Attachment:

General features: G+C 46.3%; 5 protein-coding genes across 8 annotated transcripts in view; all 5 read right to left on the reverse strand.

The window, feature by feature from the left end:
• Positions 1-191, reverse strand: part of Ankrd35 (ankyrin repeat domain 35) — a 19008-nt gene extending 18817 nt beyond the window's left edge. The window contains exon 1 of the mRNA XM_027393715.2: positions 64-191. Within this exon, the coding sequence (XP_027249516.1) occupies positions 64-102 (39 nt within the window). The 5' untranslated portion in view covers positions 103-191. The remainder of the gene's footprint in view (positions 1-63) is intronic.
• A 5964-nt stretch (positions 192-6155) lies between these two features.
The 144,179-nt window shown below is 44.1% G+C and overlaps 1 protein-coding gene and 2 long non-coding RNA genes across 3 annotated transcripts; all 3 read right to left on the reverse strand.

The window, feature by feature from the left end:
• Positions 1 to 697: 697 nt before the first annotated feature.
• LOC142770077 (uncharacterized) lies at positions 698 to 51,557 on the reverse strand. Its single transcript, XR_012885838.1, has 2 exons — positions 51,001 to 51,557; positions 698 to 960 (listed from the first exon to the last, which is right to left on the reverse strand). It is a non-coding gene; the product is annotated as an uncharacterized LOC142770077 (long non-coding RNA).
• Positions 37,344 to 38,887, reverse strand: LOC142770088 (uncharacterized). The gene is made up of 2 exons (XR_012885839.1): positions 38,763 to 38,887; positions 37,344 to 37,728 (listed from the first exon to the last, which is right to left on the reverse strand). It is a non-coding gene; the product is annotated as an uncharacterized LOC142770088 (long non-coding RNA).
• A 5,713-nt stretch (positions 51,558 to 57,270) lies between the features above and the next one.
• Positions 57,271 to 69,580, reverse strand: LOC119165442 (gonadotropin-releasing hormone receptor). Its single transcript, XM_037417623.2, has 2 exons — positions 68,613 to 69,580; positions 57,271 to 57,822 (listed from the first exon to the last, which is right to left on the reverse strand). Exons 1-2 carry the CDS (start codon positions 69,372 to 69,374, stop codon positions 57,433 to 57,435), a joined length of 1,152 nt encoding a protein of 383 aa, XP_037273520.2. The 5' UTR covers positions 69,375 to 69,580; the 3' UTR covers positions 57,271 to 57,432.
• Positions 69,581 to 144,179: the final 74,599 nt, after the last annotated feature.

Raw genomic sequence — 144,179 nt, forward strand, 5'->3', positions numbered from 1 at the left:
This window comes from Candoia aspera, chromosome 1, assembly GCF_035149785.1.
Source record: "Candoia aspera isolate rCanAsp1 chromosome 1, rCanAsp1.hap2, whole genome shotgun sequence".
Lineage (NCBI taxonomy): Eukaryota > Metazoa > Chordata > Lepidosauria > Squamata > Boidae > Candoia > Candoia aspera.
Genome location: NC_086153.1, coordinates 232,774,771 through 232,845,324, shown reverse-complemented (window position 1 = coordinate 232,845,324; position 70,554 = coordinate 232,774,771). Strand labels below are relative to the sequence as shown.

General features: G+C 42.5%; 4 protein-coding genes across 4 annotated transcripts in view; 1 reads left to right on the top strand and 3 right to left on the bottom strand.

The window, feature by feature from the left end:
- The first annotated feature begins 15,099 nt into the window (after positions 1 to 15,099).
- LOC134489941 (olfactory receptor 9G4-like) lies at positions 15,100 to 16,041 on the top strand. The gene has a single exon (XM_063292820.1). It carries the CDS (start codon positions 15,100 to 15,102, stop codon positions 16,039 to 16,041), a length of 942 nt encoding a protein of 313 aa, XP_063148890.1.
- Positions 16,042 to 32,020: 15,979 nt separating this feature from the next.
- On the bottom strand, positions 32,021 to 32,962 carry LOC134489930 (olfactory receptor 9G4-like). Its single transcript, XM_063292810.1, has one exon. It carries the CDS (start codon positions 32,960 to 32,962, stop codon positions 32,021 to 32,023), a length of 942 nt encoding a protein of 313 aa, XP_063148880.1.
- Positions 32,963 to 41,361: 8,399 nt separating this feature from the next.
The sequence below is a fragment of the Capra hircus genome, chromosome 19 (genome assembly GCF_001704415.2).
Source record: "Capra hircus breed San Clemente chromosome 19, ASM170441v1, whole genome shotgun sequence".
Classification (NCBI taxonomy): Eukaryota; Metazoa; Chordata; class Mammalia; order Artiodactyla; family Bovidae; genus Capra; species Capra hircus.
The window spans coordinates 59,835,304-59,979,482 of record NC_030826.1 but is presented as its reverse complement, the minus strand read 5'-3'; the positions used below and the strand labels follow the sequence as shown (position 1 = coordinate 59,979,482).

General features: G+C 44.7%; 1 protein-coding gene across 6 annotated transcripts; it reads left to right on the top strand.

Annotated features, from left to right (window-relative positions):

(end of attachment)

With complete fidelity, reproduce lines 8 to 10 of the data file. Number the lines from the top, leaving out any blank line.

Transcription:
• LOC142770077 (uncharacterized) lies at positions 698 to 51,557 on the reverse strand. Its single transcript, XR_012885838.1, has 2 exons — positions 51,001 to 51,557; positions 698 to 960 (listed from the first exon to the last, which is right to left on the reverse strand). It is a non-coding gene; the product is annotated as an uncharacterized LOC142770077 (long non-coding RNA).
• Positions 37,344 to 38,887, reverse strand: LOC142770088 (uncharacterized). The gene is made up of 2 exons (XR_012885839.1): positions 38,763 to 38,887; positions 37,344 to 37,728 (listed from the first exon to the last, which is right to left on the reverse strand). It is a non-coding gene; the product is annotated as an uncharacterized LOC142770088 (long non-coding RNA).
• A 5,713-nt stretch (positions 51,558 to 57,270) lies between the features above and the next one.